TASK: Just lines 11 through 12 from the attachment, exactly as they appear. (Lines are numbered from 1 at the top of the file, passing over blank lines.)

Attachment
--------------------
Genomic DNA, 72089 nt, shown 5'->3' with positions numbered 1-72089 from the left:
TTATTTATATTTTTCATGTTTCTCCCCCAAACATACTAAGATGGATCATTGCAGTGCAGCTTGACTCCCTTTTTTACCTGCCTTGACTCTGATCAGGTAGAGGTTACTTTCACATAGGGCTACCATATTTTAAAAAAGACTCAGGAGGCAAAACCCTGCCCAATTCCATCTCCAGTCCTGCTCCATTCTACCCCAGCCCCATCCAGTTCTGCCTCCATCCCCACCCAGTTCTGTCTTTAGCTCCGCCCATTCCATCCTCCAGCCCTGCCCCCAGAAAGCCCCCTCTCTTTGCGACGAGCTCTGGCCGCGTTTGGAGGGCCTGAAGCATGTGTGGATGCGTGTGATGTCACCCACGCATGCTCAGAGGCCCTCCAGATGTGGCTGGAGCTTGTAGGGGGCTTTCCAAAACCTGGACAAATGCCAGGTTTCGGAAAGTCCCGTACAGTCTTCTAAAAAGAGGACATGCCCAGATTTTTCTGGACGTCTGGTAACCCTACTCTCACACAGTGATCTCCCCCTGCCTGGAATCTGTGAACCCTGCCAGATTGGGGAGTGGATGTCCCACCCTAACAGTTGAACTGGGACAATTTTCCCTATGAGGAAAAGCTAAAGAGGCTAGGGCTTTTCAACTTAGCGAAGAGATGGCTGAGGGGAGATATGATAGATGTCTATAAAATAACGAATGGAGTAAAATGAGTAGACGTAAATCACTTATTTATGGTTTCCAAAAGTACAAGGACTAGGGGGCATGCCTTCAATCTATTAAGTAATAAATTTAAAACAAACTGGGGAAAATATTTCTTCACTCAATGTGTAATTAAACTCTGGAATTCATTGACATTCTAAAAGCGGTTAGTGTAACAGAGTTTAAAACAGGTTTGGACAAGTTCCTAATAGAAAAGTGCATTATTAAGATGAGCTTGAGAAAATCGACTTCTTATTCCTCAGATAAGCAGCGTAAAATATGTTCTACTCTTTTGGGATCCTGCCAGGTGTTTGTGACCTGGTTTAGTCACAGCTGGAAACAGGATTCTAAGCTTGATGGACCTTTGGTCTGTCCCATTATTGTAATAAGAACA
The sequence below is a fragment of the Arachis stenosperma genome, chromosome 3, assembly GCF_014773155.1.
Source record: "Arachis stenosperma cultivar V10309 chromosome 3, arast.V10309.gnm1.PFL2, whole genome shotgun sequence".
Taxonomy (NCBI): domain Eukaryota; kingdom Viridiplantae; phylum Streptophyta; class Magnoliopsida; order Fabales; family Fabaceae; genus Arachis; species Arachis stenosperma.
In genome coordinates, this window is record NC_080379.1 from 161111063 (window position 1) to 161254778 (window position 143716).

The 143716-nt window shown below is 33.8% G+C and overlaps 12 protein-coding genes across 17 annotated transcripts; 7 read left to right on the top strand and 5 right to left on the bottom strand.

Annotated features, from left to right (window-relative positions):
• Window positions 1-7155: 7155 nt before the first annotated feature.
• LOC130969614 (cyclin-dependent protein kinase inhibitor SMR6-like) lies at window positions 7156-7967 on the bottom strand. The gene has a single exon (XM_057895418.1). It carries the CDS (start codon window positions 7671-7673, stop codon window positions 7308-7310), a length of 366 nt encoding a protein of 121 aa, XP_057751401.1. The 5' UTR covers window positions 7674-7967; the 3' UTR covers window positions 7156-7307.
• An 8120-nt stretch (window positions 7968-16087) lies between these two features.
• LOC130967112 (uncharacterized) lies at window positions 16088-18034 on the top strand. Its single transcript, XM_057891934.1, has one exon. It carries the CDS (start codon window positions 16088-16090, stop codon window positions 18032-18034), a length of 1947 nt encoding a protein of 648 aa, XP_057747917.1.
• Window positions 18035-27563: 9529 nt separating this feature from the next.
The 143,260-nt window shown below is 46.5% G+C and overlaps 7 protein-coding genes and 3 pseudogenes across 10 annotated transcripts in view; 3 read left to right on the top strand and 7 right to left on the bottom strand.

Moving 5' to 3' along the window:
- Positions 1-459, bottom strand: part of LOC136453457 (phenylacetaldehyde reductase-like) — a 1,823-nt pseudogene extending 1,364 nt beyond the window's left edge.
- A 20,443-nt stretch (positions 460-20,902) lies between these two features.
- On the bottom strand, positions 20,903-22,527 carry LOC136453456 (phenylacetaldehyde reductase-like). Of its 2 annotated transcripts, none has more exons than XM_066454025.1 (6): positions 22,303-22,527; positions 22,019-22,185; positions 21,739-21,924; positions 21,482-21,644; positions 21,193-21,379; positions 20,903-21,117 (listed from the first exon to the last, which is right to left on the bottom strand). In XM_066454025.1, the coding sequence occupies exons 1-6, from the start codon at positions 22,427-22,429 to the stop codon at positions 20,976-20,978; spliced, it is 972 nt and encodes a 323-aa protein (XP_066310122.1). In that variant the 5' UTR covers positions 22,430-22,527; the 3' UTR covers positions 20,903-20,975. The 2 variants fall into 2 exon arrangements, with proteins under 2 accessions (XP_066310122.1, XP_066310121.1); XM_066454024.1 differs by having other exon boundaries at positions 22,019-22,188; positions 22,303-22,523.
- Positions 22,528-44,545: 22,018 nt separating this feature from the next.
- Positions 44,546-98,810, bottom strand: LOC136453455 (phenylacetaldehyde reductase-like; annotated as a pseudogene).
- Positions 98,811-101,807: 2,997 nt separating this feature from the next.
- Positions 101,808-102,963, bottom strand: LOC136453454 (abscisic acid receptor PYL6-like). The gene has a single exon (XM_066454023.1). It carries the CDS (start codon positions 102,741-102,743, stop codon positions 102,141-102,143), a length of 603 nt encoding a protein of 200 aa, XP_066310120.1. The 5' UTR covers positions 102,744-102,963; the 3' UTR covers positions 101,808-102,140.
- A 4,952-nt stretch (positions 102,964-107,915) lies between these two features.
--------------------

• An 8120-nt stretch (window positions 7968-16087) lies between these two features.
• LOC130967112 (uncharacterized) lies at window positions 16088-18034 on the top strand. Its single transcript, XM_057891934.1, has one exon. It carries the CDS (start codon window positions 16088-16090, stop codon window positions 18032-18034), a length of 1947 nt encoding a protein of 648 aa, XP_057747917.1.